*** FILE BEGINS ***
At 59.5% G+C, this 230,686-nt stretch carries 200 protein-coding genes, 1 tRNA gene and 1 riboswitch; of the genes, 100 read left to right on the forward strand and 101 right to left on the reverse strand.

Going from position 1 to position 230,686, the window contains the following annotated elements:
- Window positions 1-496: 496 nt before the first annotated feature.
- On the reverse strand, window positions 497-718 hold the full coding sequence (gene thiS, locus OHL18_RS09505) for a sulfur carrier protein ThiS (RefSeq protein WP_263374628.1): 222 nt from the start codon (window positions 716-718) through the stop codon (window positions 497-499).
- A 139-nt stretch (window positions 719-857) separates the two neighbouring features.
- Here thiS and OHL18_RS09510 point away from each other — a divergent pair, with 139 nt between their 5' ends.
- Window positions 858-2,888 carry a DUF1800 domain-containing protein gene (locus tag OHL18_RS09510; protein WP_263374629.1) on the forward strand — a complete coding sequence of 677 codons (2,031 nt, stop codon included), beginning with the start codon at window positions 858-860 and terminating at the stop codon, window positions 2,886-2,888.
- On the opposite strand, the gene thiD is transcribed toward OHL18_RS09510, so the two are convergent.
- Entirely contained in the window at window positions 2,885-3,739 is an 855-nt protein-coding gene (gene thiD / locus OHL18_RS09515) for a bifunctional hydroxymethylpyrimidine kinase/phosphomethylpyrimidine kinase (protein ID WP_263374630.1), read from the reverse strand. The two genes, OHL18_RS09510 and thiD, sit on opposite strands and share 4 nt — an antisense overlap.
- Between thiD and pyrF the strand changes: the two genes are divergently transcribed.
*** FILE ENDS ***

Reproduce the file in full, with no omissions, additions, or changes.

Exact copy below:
At 59.5% G+C, this 230,686-nt stretch carries 200 protein-coding genes, 1 tRNA gene and 1 riboswitch; of the genes, 100 read left to right on the forward strand and 101 right to left on the reverse strand.

Going from position 1 to position 230,686, the window contains the following annotated elements:
- Window positions 1-496: 496 nt before the first annotated feature.
- On the reverse strand, window positions 497-718 hold the full coding sequence (gene thiS, locus OHL18_RS09505) for a sulfur carrier protein ThiS (RefSeq protein WP_263374628.1): 222 nt from the start codon (window positions 716-718) through the stop codon (window positions 497-499).
- A 139-nt stretch (window positions 719-857) separates the two neighbouring features.
- Here thiS and OHL18_RS09510 point away from each other — a divergent pair, with 139 nt between their 5' ends.
- Window positions 858-2,888 carry a DUF1800 domain-containing protein gene (locus tag OHL18_RS09510; protein WP_263374629.1) on the forward strand — a complete coding sequence of 677 codons (2,031 nt, stop codon included), beginning with the start codon at window positions 858-860 and terminating at the stop codon, window positions 2,886-2,888.
- On the opposite strand, the gene thiD is transcribed toward OHL18_RS09510, so the two are convergent.
- Entirely contained in the window at window positions 2,885-3,739 is an 855-nt protein-coding gene (gene thiD / locus OHL18_RS09515) for a bifunctional hydroxymethylpyrimidine kinase/phosphomethylpyrimidine kinase (protein ID WP_263374630.1), read from the reverse strand. The two genes, OHL18_RS09510 and thiD, sit on opposite strands and share 4 nt — an antisense overlap.
- Between thiD and pyrF the strand changes: the two genes are divergently transcribed.